The abundance of the western world has also become the cause of a real first-world problem: food waste. Around 30%, that is, 230 billion USD worth of food worldwide ends up in the trash every year, which is particularly alarming given that people in many regions of the world find it difficult to obtain sufficient quantities and quality of food. But how do so much edible groceries end up in the bin, and what can we do about it? Read our blog article to find out.
Food waste – A bigger problem than you think
Food waste is often understood as getting rid of food that we have at home, but the issue is much more complex than that: food waste is present at all levels of the food supply chain. This includes food that is produced but not sold, leftovers from restaurants, by-products from various food production processes and food that is expired, close to its expiration date or is imperfect, and is simply discarded by the store.
It is easy to see, therefore, that the problem is multifaceted and of great environmental, social, and moral concern. Statistics show that 828 million people worldwide go hungry and 49 million are on the verge of starvation. Thus, it is not difficult to see how food that is thrown away could be put to excellent use to help these people.
The huge environmental impact of food waste, which is much more serious that one would think, must also be mentioned. Food thrown away at home is responsible for 6% of CO2 emissions worldwide, which is three times more than what aviation produces. Waste also means that GHGs generated during food production are released into the atmosphere in vain, since the food produced is not consumed, but rather thrown away or incinerated, polluting the air and the soil further.
How to solve the problem? Think ahead and be creative!
While food companies bear a huge responsibility, we as individuals can also do a lot to alleviate the problem. For example, you should plan what you cook and buy only the ingredients you need. If you're not sure what staple foods you have in your pantry, take a 'shelfie' before you go to the shops, so you can look at the photo whenever you need to. When shopping, try to choose groceries that are close to their expiry date, or that may be in the discount section because of their shape, size or damaged packaging. This way you cannot only save money, but also make use of products that are likely to be thrown away.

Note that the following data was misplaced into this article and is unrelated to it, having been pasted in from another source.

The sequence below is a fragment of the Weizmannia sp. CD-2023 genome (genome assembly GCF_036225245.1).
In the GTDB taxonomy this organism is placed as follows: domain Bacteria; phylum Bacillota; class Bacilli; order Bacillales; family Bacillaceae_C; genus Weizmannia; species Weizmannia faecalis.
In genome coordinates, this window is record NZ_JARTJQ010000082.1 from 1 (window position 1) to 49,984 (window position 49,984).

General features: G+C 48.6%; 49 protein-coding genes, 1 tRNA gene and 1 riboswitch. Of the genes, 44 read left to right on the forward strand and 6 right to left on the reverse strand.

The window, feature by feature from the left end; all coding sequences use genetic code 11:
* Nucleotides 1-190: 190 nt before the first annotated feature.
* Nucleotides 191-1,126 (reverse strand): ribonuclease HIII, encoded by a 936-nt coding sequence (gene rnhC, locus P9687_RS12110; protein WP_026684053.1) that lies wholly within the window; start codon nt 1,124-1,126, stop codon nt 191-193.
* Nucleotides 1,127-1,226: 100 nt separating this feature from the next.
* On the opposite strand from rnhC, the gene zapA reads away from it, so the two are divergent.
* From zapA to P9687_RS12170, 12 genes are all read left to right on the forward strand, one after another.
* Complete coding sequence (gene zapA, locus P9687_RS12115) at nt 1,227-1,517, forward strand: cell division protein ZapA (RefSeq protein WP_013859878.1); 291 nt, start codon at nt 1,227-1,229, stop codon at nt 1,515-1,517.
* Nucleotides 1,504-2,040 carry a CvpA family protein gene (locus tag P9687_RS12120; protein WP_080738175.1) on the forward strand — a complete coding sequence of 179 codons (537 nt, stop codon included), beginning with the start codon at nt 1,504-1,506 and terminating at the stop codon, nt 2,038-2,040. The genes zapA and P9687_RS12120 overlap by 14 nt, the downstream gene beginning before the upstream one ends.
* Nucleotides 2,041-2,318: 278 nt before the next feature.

If you have leftovers in the fridge after cooking, try to use them creatively, even making new dishes with the help of the many great ideas online. For example, you can bake exquisite oat biscuits using leftover oatmeal, create a delicious smoothie from fruit that's wilting in the fridge, or use vegetables to make a spicy curry or soup. It's also worth putting leftovers in the freezer, so that on a busy day you only have to take them out and enjoy.
There are also many great initiatives to help stop food waste, while also serving a good cause. Food banks worldwide, for example, cooperate with supermarkets to collect food that would otherwise be thrown away and distribute it to people in need. There are also mobile apps with the help of which you can buy packages of food from different shops and restaurants at a much lower price. These contain perishable goods left over at the end of the day and can usually be collected towards the end of opening hours.
So, reducing food waste is not just a matter of conscience. By producing less food, GHG emissions and waste are also reduced. And who wouldn't want to live on a clean planet, where everyone has access to the right quantity and quality of food?